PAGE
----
Reviewed by Diana O’Dwyer
‘October’ by the famous Soviet director, Sergei Eisenstein, is a fascinating film. It is a socialist history that shows us the transformation of society, not simply by the leadership of a handful of individuals, but by mass collective action. You see an experimental work of avant garde propaganda by a director inventing the language of cinema before our eyes. An inspirational celebration of the Russian Revolution yet indelibly scarred by its betrayal.
Eisenstein was commissioned by the Soviet government to make the film for the ten-year anniversary of the Revolution in 1927 and was already famous for other films, ‘Strike’ and ‘The Battleship Potemkin’. All three films are classics of silent cinema and were part of the explosion of creativity during the revolutionary period in Russia.
Suprematism and constructivism transformed architecture, design, photography, fashion, painting and theatre as a generation of radical artists gave creative form to the revolutionary changes happening all around them and reveled in the freedom of expression unleashed by revolution. Just as the social and sexual reforms of the period (like access to abortion and early recognition of transgender rights) appear radical even today, it’s striking how ‘modern’ much of this revolutionary art still seems.
Envisioned as a democratic socialist art form for a classless society, constructivism emphasised functionality, communalism and reproducibility over ornamentation, individualism and exclusivity. Constructivist architecture, in particular, produced some of the simultaneously most original, functional and most beautiful works of modern architecture, born out of a political quest to design the egalitarian communist living spaces of the future.
Although as a silent black and white film with relatively poor picture quality, October lacks the instant modernity of constructivist architecture, it develops a parallel socialist project in cinema by visually demonstrating the role of the working class in changing the course of history.
Shooting less than a decade after the Revolution, Eisenstein effectively re-enacted it by filming in the same Leningrad streets and using a vast cast of the same local working-class that had overthrown both Tsarism and the bourgeois Provisional Government. The film’s focus is always on the masses, with repeated shots of crowds surging forward into history. It is largely devoid of individual characterisation. Where individuals appear, they represent larger social or historical forces. Even Lenin is not developed as a “character” and appears only fleetingly at key moments to spur on and embody the masses’ revolutionary fervour.
Also highly unusual to contemporary eyes is the film’s heavy use of political symbolism. This was partly necessitated by the lack of any dialogue, which meant the only “script” was the short declarative sentences on title cards inserted between shots. The absence of characterisation also meant that alternative ways of conveying meaning had to be found.
Eisenstein accomplished this by juxtaposing action scenes with symbolic montages. He cuts between protesters being shot at a demonstration outside the office of a right-wing newspaper and close-ups of well-fed bourgeoisie in fancy hats laughing callously. He splices scenes of Kerensky leading the Provisional Government and General Kornilov’s attempted coup with comical montages of Napoleon figurines and religious icons. Such symbolic sequences simultaneously inject the film with a subversive ironic sense of humour, also apparent when the revolutionary masses storm the Tsarina’s bedroom and uncover a chamber pot hidden inside the imperial throne.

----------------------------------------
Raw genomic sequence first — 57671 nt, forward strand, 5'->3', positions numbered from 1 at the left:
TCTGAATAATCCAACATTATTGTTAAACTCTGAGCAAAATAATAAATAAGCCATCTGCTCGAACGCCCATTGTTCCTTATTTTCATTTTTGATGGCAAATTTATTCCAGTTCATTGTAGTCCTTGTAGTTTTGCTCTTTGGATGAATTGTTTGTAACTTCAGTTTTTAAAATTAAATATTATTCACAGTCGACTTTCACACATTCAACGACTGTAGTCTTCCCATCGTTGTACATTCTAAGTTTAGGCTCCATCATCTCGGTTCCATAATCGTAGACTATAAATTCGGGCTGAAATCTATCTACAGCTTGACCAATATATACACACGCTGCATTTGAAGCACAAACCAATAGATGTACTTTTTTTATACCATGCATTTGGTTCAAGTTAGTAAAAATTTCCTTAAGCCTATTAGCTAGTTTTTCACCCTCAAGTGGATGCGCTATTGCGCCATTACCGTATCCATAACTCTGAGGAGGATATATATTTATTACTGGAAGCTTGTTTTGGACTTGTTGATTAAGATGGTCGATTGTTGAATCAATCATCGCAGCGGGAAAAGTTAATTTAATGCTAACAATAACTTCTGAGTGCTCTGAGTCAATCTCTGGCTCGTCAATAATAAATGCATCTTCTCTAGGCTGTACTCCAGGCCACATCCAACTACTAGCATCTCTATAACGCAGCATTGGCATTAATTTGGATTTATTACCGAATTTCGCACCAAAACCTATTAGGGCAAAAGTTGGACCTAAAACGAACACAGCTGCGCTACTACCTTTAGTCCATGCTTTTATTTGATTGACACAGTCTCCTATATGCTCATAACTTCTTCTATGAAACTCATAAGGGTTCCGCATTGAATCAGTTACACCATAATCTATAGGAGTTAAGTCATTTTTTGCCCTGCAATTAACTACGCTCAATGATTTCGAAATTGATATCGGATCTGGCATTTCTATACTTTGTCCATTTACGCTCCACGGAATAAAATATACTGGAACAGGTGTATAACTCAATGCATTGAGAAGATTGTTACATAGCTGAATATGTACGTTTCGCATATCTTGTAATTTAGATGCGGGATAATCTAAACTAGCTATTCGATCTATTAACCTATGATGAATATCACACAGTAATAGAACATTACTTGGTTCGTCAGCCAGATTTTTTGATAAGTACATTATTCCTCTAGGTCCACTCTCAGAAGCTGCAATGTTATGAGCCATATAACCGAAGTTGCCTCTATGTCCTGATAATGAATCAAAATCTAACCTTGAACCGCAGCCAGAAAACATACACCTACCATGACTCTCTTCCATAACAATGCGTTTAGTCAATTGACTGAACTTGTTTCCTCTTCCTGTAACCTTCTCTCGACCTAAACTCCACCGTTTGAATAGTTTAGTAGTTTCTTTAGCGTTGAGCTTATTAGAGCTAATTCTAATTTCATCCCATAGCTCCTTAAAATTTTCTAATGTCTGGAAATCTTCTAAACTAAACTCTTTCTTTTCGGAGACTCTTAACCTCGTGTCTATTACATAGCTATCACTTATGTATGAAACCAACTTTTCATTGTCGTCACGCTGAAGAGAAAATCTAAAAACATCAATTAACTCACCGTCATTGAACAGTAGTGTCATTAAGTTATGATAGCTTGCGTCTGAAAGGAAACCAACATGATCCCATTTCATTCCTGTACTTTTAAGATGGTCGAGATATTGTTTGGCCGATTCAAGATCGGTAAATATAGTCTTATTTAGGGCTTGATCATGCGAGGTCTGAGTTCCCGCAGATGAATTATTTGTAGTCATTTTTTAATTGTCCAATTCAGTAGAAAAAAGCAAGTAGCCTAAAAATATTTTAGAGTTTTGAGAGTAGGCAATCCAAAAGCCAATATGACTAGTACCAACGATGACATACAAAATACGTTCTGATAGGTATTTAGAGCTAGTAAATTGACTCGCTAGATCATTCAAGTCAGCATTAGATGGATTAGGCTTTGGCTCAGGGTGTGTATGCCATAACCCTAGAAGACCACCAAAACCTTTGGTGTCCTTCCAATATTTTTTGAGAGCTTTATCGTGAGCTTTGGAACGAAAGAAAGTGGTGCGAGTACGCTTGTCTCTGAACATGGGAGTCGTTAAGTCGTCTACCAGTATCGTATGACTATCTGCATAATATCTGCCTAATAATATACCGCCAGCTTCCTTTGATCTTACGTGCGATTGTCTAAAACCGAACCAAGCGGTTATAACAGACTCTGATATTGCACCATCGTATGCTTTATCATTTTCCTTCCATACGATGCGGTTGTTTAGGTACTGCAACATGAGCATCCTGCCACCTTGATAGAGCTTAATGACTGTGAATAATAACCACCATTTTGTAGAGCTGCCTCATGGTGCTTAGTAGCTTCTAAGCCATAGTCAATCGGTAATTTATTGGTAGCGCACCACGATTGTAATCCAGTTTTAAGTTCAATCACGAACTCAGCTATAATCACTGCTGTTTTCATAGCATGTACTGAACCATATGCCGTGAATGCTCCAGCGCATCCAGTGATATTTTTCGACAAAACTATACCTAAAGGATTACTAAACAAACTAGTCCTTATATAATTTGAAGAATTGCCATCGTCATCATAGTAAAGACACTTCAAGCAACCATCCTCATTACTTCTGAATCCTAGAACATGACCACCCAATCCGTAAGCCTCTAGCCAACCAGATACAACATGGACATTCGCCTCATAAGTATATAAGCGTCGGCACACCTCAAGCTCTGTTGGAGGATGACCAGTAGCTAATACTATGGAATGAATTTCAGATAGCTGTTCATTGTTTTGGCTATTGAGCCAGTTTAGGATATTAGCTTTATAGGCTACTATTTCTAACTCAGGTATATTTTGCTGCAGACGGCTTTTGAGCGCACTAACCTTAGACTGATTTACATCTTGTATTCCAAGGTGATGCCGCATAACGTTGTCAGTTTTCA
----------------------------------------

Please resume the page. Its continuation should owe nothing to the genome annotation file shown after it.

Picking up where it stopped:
Some of these more symbolic aspects fell foul of the metastasizing Stalinist bureaucracy, which had been assiduously entrenching itself since even before Lenin’s death in 1924. Eisenstein was condemned for ‘excessive formalism’, the excuse being that the plain people of Russia could not be expected to understand abstract imagery and so needed everything spelled out for them. In fact, there was no room for irony or ambiguity under Stalinism, which sought to impose a banal orthodoxy of meaning on all aspects of social and cultural life.
Party apparatchiks decreed that art must conform to the strictures of socialist realism in order to serve as propaganda for an increasingly undemocratic and reactionary regime. Just as homosexuality and abortion were re-criminalised and patriotism and the patriarchal family rehabilitated, the anarchic creativity of the revolutionary period was smothered in petrified conformity.
We will never know the precise impact Stalinism had on the version of October we see. Eisenstein’s original plan was for an even grander historical epic encompassing not just the Revolution but the Civil War, which would have made Trotsky’s central role even more unavoidable. We also know that on the day of the intended premiere – 7 November 1927, the tenth anniversary of the Revolution – a last minute diktat arrived to remove all scenes featuring Trotsky – and Stalin himself reportedly appeared in the editing room. Trotsky was expelled from the Communist Party five days later.
The official version released months later was missing at least forty minutes of footage (destroyed forever) and extensively re-edited. The version currently available on the internet and DVD includes a title card claiming Trotsky argued against Lenin to postpone the Revolution, encapsulating Stalinist falsification in a single frame.
Yet in spite of everything, October stands as a seminal work of revolutionary art. Ninety years on, its Stalinist scars imbue it with an additional, tragic layer of historical meaning.
(This review first appeared in the Spring 2017 issue of Socialist Alternative, magazine of the Socialist Party, Ireland)